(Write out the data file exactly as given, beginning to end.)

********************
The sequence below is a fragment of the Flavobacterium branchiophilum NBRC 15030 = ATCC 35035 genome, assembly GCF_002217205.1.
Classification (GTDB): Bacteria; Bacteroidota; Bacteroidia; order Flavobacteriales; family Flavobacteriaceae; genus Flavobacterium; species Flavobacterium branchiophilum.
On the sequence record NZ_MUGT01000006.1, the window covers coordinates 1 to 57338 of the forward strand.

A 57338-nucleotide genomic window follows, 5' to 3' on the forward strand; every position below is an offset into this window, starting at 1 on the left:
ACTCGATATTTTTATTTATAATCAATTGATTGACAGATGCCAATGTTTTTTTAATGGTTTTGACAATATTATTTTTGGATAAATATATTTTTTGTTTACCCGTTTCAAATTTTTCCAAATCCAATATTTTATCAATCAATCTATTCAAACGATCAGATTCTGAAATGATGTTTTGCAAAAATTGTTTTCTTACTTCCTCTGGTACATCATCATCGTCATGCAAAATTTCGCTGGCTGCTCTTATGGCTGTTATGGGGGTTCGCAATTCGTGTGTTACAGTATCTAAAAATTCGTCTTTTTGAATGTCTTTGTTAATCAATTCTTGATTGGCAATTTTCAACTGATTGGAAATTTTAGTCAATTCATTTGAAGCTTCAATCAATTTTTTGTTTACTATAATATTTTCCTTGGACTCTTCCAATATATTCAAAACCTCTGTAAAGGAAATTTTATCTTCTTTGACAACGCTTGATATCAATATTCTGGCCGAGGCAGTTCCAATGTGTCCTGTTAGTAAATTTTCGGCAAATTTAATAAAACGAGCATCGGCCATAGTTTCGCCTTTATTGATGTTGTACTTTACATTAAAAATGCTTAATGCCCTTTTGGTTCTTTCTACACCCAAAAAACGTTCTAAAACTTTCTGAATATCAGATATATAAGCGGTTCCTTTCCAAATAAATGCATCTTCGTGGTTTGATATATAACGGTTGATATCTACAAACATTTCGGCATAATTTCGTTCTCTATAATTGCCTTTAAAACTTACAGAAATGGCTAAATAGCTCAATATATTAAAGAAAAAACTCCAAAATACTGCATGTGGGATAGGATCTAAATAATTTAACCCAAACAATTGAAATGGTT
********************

The sequence below is a fragment of the Flavobacterium branchiophilum NBRC 15030 = ATCC 35035 genome, assembly GCF_002217205.1.
Classification (GTDB): Bacteria; Bacteroidota; Bacteroidia; order Flavobacteriales; family Flavobacteriaceae; genus Flavobacterium; species Flavobacterium branchiophilum.
On the sequence record NZ_MUGT01000006.1, the window covers coordinates 1 to 57338 of the forward strand.

A 57338-nucleotide genomic window follows, 5' to 3' on the forward strand; every position below is an offset into this window, starting at 1 on the left:
ACTCGATATTTTTATTTATAATCAATTGATTGACAGATGCCAATGTTTTTTTAATGGTTTTGACAATATTATTTTTGGATAAATATATTTTTTGTTTACCCGTTTCAAATTTTTCCAAATCCAATATTTTATCAATCAATCTATTCAAACGATCAGATTCTGAAATGATGTTTTGCAAAAATTGTTTTCTTACTTCCTCTGGTACATCATCATCGTCATGCAAAATTTCGCTGGCTGCTCTTATGGCTGTTATGGGGGTTCGCAATTCGTGTGTTACAGTATCTAAAAATTCGTCTTTTTGAATGTCTTTGTTAATCAATTCTTGATTGGCAATTTTCAACTGATTGGAAATTTTAGTCAATTCATTTGAAGCTTCAATCAATTTTTTGTTTACTATAATATTTTCCTTGGACTCTTCCAATATATTCAAAACCTCTGTAAAGGAAATTTTATCTTCTTTGACAACGCTTGATATCAATATTCTGGCCGAGGCAGTTCCAATGTGTCCTGTTAGTAAATTTTCGGCAAATTTAATAAAACGAGCATCGGCCATAGTTTCGCCTTTATTGATGTTGTACTTTACATTAAAAATGCTTAATGCCCTTTTGGTTCTTTCTACACCCAAAAAACGTTCTAAAACTTTCTGAATATCAGATATATAAGCGGTTCCTTTCCAAATAAATGCATCTTCGTGGTTTGATATATAACGGTTGATATCTACAAACATTTCGGCATAATTTCGTTCTCTATAATTGCCTTTAAAACTTACAGAAATGGCTAAATAGCTCAATATATTAAAGAAAAAACTCCAAAATACTGCATGTGGGATAGGATCTAAATAATTTAACCCAAACAATTGAAATGGTT